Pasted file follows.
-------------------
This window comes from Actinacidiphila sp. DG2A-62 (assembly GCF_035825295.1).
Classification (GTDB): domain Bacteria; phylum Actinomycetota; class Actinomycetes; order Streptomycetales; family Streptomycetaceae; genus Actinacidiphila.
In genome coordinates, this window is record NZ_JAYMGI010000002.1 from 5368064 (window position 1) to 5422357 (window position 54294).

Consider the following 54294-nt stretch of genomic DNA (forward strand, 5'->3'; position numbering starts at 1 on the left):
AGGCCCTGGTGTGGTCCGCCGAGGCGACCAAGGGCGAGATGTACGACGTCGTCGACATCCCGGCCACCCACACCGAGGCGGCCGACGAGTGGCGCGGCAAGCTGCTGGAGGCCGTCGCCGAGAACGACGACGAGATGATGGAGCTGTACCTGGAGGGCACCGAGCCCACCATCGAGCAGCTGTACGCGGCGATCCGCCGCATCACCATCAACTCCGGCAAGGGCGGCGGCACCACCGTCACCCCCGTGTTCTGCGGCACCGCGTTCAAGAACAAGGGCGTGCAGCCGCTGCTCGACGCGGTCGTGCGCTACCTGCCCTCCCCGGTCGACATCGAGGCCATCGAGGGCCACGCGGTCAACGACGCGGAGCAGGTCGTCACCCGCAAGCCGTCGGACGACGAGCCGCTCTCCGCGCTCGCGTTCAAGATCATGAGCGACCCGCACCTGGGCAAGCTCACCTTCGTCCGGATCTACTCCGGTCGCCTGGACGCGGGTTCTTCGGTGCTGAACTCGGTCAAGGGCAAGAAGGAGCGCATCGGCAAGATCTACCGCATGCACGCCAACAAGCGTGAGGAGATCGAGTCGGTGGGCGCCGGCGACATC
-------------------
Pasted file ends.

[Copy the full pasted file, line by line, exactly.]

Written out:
This window comes from Actinacidiphila sp. DG2A-62 (assembly GCF_035825295.1).
Classification (GTDB): domain Bacteria; phylum Actinomycetota; class Actinomycetes; order Streptomycetales; family Streptomycetaceae; genus Actinacidiphila.
In genome coordinates, this window is record NZ_JAYMGI010000002.1 from 5368064 (window position 1) to 5422357 (window position 54294).

Consider the following 54294-nt stretch of genomic DNA (forward strand, 5'->3'; position numbering starts at 1 on the left):
AGGCCCTGGTGTGGTCCGCCGAGGCGACCAAGGGCGAGATGTACGACGTCGTCGACATCCCGGCCACCCACACCGAGGCGGCCGACGAGTGGCGCGGCAAGCTGCTGGAGGCCGTCGCCGAGAACGACGACGAGATGATGGAGCTGTACCTGGAGGGCACCGAGCCCACCATCGAGCAGCTGTACGCGGCGATCCGCCGCATCACCATCAACTCCGGCAAGGGCGGCGGCACCACCGTCACCCCCGTGTTCTGCGGCACCGCGTTCAAGAACAAGGGCGTGCAGCCGCTGCTCGACGCGGTCGTGCGCTACCTGCCCTCCCCGGTCGACATCGAGGCCATCGAGGGCCACGCGGTCAACGACGCGGAGCAGGTCGTCACCCGCAAGCCGTCGGACGACGAGCCGCTCTCCGCGCTCGCGTTCAAGATCATGAGCGACCCGCACCTGGGCAAGCTCACCTTCGTCCGGATCTACTCCGGTCGCCTGGACGCGGGTTCTTCGGTGCTGAACTCGGTCAAGGGCAAGAAGGAGCGCATCGGCAAGATCTACCGCATGCACGCCAACAAGCGTGAGGAGATCGAGTCGGTGGGCGCCGGCGACATC